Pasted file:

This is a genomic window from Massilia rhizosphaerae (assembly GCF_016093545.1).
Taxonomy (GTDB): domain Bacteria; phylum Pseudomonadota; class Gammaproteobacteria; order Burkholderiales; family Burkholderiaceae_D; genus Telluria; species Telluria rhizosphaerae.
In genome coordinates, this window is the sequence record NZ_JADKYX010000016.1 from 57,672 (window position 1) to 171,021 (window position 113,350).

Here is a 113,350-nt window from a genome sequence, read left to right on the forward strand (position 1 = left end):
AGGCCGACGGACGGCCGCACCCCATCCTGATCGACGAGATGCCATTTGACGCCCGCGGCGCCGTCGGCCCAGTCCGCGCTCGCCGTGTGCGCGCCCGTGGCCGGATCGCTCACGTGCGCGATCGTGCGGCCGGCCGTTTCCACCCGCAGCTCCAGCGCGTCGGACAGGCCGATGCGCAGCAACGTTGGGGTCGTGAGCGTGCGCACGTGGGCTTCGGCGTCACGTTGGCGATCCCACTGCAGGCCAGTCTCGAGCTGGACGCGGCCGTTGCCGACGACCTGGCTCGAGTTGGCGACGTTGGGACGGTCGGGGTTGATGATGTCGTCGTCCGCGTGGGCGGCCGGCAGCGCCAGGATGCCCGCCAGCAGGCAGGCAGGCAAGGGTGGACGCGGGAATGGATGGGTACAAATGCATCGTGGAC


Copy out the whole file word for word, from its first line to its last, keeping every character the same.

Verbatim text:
This is a genomic window from Massilia rhizosphaerae (assembly GCF_016093545.1).
Taxonomy (GTDB): domain Bacteria; phylum Pseudomonadota; class Gammaproteobacteria; order Burkholderiales; family Burkholderiaceae_D; genus Telluria; species Telluria rhizosphaerae.
In genome coordinates, this window is the sequence record NZ_JADKYX010000016.1 from 57,672 (window position 1) to 171,021 (window position 113,350).

Here is a 113,350-nt window from a genome sequence, read left to right on the forward strand (position 1 = left end):
AGGCCGACGGACGGCCGCACCCCATCCTGATCGACGAGATGCCATTTGACGCCCGCGGCGCCGTCGGCCCAGTCCGCGCTCGCCGTGTGCGCGCCCGTGGCCGGATCGCTCACGTGCGCGATCGTGCGGCCGGCCGTTTCCACCCGCAGCTCCAGCGCGTCGGACAGGCCGATGCGCAGCAACGTTGGGGTCGTGAGCGTGCGCACGTGGGCTTCGGCGTCACGTTGGCGATCCCACTGCAGGCCAGTCTCGAGCTGGACGCGGCCGTTGCCGACGACCTGGCTCGAGTTGGCGACGTTGGGACGGTCGGGGTTGATGATGTCGTCGTCCGCGTGGGCGGCCGGCAGCGCCAGGATGCCCGCCAGCAGGCAGGCAGGCAAGGGTGGACGCGGGAATGGATGGGTACAAATGCATCGTGGAC